He said that Modi felt it was necessary that the three countries reach out to all the stakeholders to explain the benefits of Indo-Pacific strategy and their advantages to these countries.

“The leaders also agreed to the central role of Asean and they also agreed to work on maritime and connectivity issues and to synergise efforts in this regard,” Gokhale said.

He said that the three leaders felt that such meetings were useful and they should continue on the margins of subsequent G-20 meetings.

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“Overall, there was a very positive atmosphere and the outcome of this first trilateral has been very encouraging. Prime Minister Modi and the other two leaders were pleased with this outcome,” Gokhale added.

Earlier, making an intervention at the first session of the G-20 meet on global economy, future of work and women’s empowerment, Modi highlighted some of the flagship programmes of his government undertaken to modernise economy and promote inclusive growth, such as Jan Dhan Yojana, MUDRA Yojana and Start-up India. (IANS)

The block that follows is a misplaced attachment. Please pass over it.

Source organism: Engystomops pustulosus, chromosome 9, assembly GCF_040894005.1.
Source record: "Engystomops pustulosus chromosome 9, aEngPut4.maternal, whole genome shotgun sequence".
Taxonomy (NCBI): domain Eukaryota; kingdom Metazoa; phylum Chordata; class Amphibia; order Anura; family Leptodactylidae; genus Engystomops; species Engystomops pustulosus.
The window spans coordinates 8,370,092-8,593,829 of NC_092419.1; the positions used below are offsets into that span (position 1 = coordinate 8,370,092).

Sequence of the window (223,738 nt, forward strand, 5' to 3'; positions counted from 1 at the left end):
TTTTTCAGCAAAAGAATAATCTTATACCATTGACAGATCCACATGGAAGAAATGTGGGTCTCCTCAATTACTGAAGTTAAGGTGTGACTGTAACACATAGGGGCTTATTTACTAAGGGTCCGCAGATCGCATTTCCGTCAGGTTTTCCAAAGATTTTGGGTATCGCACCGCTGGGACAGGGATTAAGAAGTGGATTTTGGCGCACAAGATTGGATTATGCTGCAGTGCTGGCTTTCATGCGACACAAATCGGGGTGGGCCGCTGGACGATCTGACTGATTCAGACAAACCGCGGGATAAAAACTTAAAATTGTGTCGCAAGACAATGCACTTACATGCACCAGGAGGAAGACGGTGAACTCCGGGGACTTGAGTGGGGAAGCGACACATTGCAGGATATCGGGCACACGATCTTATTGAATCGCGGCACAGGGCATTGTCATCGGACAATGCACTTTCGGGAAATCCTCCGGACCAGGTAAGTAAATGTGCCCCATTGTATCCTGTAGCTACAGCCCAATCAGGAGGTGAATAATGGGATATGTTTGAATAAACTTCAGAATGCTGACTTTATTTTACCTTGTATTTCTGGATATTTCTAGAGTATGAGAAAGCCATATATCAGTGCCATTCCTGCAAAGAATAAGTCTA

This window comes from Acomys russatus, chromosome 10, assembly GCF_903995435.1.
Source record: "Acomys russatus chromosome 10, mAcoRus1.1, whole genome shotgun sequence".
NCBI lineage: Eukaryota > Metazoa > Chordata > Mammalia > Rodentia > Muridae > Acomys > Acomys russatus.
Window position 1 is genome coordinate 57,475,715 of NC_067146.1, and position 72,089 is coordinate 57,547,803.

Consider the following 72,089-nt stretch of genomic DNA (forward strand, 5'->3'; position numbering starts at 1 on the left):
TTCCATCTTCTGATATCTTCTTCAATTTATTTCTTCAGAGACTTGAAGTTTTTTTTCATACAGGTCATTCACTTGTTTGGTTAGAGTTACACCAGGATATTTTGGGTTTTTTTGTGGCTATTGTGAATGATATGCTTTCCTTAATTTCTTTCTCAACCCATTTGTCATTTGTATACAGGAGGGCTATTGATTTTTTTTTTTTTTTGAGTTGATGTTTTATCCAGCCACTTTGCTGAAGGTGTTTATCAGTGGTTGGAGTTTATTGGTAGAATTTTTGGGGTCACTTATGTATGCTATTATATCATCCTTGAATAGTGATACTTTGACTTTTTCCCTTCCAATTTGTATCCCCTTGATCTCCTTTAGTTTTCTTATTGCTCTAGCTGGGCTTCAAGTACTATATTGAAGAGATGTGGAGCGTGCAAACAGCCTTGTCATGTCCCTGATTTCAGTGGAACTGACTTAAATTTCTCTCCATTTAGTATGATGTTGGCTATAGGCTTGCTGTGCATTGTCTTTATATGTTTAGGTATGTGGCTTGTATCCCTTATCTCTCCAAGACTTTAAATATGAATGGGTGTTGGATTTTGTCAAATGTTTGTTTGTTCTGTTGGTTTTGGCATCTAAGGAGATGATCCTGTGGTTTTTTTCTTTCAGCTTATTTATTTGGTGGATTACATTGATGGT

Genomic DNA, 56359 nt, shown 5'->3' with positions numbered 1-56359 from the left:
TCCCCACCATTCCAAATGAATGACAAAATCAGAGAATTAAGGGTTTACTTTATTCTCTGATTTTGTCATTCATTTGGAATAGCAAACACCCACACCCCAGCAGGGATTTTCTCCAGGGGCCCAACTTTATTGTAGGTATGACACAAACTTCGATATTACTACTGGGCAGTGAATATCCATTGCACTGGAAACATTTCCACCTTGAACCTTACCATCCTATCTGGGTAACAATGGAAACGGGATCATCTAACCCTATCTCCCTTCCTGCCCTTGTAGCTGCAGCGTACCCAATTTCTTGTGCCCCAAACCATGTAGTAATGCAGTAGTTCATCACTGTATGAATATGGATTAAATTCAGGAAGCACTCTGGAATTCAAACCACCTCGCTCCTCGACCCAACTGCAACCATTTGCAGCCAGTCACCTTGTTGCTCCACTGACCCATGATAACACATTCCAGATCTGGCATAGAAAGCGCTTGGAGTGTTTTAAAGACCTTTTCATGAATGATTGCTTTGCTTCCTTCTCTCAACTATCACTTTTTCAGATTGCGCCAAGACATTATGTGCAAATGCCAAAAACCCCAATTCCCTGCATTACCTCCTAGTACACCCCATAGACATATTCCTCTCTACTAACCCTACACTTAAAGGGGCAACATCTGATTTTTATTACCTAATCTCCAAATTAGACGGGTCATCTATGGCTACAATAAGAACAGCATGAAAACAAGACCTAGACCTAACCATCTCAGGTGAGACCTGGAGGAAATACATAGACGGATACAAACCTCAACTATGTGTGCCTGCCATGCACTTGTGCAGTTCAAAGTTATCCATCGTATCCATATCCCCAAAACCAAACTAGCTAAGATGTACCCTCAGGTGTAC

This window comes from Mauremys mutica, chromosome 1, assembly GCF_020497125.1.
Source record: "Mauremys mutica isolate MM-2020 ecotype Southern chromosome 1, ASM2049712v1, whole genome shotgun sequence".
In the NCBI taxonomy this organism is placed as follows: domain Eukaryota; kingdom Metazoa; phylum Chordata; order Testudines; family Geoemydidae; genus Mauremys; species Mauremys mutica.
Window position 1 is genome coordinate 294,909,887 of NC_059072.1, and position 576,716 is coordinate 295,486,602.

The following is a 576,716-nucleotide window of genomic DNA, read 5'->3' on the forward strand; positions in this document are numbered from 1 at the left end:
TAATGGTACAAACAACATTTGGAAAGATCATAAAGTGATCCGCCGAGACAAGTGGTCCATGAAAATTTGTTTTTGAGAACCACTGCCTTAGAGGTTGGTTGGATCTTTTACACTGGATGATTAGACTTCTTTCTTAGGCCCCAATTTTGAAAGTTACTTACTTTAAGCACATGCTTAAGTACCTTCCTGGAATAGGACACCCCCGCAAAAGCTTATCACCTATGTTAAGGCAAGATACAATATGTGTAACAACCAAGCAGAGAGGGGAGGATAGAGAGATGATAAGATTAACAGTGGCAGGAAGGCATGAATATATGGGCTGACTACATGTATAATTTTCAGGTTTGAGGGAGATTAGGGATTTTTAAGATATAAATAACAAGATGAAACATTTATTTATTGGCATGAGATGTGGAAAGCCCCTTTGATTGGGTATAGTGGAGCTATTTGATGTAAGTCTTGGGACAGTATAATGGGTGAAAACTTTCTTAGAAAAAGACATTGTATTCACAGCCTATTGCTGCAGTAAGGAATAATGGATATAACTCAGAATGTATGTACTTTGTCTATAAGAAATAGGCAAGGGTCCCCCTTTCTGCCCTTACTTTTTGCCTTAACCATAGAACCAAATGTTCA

Next Story

Does India’s Giant Step in the Direction of Green Energy Signal an End to Coal?

Coal consumption forecasts have already been downgraded significantly from 2013 projections, and major shifts in energy policy like Modi’s are likely to add significant weight to the idea that India might well become a much bigger player in renewable energy production in the next 20 to 30 years

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FILE - Smoke billows from chimneys of the cooling towers of a coal-fired power plant in Dadong, Shanxi province, China. VOA

When Prime Minister Narendra Modi’s government announced its target to increase India’s renewable energy capacity to an equivalent of 40% of the nation’s total green energy output, it raised eyebrows. Could this mean an end to India’s coking coal industry?